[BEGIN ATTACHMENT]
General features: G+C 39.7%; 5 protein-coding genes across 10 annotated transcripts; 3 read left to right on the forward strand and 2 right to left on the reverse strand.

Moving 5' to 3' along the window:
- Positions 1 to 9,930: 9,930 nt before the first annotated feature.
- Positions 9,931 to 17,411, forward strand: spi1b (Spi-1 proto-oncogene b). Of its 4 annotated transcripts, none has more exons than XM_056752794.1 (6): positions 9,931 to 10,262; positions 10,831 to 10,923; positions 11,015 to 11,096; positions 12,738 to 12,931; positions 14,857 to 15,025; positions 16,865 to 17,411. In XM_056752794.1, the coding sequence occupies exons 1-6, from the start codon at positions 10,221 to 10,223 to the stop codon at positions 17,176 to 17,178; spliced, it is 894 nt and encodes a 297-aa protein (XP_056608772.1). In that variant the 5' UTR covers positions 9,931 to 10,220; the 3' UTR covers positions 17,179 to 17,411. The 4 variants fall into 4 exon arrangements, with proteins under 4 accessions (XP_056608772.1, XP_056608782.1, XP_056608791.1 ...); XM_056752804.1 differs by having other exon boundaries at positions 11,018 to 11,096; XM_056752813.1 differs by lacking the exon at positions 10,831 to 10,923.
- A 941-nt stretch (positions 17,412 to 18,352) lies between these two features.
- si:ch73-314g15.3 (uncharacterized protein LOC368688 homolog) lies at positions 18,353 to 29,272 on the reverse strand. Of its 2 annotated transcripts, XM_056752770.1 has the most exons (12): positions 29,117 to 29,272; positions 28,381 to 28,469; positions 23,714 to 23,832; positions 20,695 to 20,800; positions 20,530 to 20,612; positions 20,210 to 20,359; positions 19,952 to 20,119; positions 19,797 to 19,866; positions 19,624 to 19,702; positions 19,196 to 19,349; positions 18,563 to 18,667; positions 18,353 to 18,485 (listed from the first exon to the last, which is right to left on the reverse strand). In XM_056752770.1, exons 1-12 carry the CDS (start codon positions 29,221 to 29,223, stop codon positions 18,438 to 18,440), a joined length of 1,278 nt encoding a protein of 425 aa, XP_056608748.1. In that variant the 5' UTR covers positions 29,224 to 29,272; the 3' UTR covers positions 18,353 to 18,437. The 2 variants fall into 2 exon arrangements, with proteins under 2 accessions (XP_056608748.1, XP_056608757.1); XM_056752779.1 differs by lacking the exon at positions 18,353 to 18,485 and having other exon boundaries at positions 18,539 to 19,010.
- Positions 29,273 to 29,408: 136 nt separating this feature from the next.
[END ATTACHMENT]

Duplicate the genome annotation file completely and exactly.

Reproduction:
General features: G+C 39.7%; 5 protein-coding genes across 10 annotated transcripts; 3 read left to right on the forward strand and 2 right to left on the reverse strand.

Moving 5' to 3' along the window:
- Positions 1 to 9,930: 9,930 nt before the first annotated feature.
- Positions 9,931 to 17,411, forward strand: spi1b (Spi-1 proto-oncogene b). Of its 4 annotated transcripts, none has more exons than XM_056752794.1 (6): positions 9,931 to 10,262; positions 10,831 to 10,923; positions 11,015 to 11,096; positions 12,738 to 12,931; positions 14,857 to 15,025; positions 16,865 to 17,411. In XM_056752794.1, the coding sequence occupies exons 1-6, from the start codon at positions 10,221 to 10,223 to the stop codon at positions 17,176 to 17,178; spliced, it is 894 nt and encodes a 297-aa protein (XP_056608772.1). In that variant the 5' UTR covers positions 9,931 to 10,220; the 3' UTR covers positions 17,179 to 17,411. The 4 variants fall into 4 exon arrangements, with proteins under 4 accessions (XP_056608772.1, XP_056608782.1, XP_056608791.1 ...); XM_056752804.1 differs by having other exon boundaries at positions 11,018 to 11,096; XM_056752813.1 differs by lacking the exon at positions 10,831 to 10,923.
- A 941-nt stretch (positions 17,412 to 18,352) lies between these two features.
- si:ch73-314g15.3 (uncharacterized protein LOC368688 homolog) lies at positions 18,353 to 29,272 on the reverse strand. Of its 2 annotated transcripts, XM_056752770.1 has the most exons (12): positions 29,117 to 29,272; positions 28,381 to 28,469; positions 23,714 to 23,832; positions 20,695 to 20,800; positions 20,530 to 20,612; positions 20,210 to 20,359; positions 19,952 to 20,119; positions 19,797 to 19,866; positions 19,624 to 19,702; positions 19,196 to 19,349; positions 18,563 to 18,667; positions 18,353 to 18,485 (listed from the first exon to the last, which is right to left on the reverse strand). In XM_056752770.1, exons 1-12 carry the CDS (start codon positions 29,221 to 29,223, stop codon positions 18,438 to 18,440), a joined length of 1,278 nt encoding a protein of 425 aa, XP_056608748.1. In that variant the 5' UTR covers positions 29,224 to 29,272; the 3' UTR covers positions 18,353 to 18,437. The 2 variants fall into 2 exon arrangements, with proteins under 2 accessions (XP_056608748.1, XP_056608757.1); XM_056752779.1 differs by lacking the exon at positions 18,353 to 18,485 and having other exon boundaries at positions 18,539 to 19,010.
- Positions 29,273 to 29,408: 136 nt separating this feature from the next.